Should I Ever Go Through the Motions in Worship?
Happy Thanksgiving! This episode releases on the evening of the holiday, and we pray your day has been full of gratitude for God’s kindness. As we look forward to another weekend, today’s timely question is about corporate worship, from a listener named Scott.
“Dear Pastor John (and Tony), on this show I have heard you say that no one can truly worship God without enjoying him. That’s been a big indictment to me for the many occasions in church when I have participated in the service without any feelings of joy in God for who he is.
“So my question is, Should we still try to worship God even when we aren’t enjoying him? Should we wait for enjoyment to come first — seek it out prior to the beginning of musical worship? I have a feeling you’re going to say we should go ahead and try, and pray for enjoyment. So then, can we work backward from an action to a state of heart? That is, can going through the motions of worship produce in us the sort of heart that would bring forth that same worship spontaneously?”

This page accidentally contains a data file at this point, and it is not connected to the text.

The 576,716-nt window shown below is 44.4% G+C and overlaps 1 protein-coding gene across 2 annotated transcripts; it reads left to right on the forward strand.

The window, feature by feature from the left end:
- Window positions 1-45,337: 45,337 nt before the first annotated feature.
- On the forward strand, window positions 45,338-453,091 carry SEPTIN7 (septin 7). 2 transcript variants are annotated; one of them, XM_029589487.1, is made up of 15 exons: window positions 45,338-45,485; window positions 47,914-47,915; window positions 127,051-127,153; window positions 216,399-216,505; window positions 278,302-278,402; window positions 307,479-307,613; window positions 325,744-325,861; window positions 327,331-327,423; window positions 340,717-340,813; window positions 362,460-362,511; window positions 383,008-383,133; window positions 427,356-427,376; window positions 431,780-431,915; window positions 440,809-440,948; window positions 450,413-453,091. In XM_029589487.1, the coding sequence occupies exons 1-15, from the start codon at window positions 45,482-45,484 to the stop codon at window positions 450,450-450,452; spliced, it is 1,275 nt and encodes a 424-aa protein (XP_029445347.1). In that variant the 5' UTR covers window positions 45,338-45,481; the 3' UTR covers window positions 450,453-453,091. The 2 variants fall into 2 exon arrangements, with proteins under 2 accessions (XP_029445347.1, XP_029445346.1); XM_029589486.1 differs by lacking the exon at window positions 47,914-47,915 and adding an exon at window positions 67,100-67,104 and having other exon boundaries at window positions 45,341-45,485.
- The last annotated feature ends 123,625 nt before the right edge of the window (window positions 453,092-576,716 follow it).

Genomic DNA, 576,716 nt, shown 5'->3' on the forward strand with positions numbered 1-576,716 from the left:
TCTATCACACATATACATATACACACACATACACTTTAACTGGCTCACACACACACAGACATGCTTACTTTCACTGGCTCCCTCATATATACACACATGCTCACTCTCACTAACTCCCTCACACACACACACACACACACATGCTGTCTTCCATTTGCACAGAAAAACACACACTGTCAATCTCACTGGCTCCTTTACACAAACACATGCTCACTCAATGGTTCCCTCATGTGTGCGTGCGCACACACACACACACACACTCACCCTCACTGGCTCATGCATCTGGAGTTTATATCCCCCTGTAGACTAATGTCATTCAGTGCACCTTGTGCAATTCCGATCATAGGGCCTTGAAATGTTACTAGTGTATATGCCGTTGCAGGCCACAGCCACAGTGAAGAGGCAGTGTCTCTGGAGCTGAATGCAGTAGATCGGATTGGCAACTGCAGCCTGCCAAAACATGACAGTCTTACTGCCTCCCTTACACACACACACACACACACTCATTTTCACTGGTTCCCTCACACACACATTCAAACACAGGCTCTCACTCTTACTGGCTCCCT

To Give or Not to Give
The short answer to that last question is yes. It can work backward like that. That is possible if done in the right way.
“Can going through the motions of worship produce in us the sort of heart that would bring forth the same worship spontaneously?”
Before I try to sum up what that right way is, let me point Scott to pages 96 and 97 of the book Desiring God. That’s where I pose this very question and give it the best answer I know how. In that section I actually use the moment of worship and the act of our giving a tithe in that moment as an act of worship. But in that moment I don’t feel like it.
Should I give a tithe when I don’t feel like it? The plate is coming down the aisle, and I have to choose whether to do that act of worship, because I ought to, but I don’t feel like it. But instead of just rehearsing what I wrote on those pages, which seems cheap, let me come at it another way and use another analogy.